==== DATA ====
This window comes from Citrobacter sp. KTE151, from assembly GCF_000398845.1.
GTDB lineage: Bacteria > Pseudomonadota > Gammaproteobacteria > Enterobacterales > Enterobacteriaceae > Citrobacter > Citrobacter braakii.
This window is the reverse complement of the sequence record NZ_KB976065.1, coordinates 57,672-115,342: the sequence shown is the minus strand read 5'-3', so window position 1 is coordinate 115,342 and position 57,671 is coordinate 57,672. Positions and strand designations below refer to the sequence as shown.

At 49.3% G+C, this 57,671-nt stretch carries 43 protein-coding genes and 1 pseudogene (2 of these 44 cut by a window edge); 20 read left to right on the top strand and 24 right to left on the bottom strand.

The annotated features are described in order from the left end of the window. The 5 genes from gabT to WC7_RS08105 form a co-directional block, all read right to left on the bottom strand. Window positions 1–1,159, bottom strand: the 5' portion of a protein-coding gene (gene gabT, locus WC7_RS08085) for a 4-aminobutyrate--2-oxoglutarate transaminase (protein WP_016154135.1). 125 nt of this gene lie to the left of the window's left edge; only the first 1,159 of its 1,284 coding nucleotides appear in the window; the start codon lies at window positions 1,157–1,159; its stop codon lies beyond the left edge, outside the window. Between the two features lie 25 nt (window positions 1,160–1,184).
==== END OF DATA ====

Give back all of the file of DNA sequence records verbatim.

This window comes from Citrobacter sp. KTE151, from assembly GCF_000398845.1.
GTDB lineage: Bacteria > Pseudomonadota > Gammaproteobacteria > Enterobacterales > Enterobacteriaceae > Citrobacter > Citrobacter braakii.
This window is the reverse complement of the sequence record NZ_KB976065.1, coordinates 57,672-115,342: the sequence shown is the minus strand read 5'-3', so window position 1 is coordinate 115,342 and position 57,671 is coordinate 57,672. Positions and strand designations below refer to the sequence as shown.

At 49.3% G+C, this 57,671-nt stretch carries 43 protein-coding genes and 1 pseudogene (2 of these 44 cut by a window edge); 20 read left to right on the top strand and 24 right to left on the bottom strand.

The annotated features are described in order from the left end of the window. The 5 genes from gabT to WC7_RS08105 form a co-directional block, all read right to left on the bottom strand. Window positions 1–1,159, bottom strand: the 5' portion of a protein-coding gene (gene gabT, locus WC7_RS08085) for a 4-aminobutyrate--2-oxoglutarate transaminase (protein WP_016154135.1). 125 nt of this gene lie to the left of the window's left edge; only the first 1,159 of its 1,284 coding nucleotides appear in the window; the start codon lies at window positions 1,157–1,159; its stop codon lies beyond the left edge, outside the window. Between the two features lie 25 nt (window positions 1,160–1,184).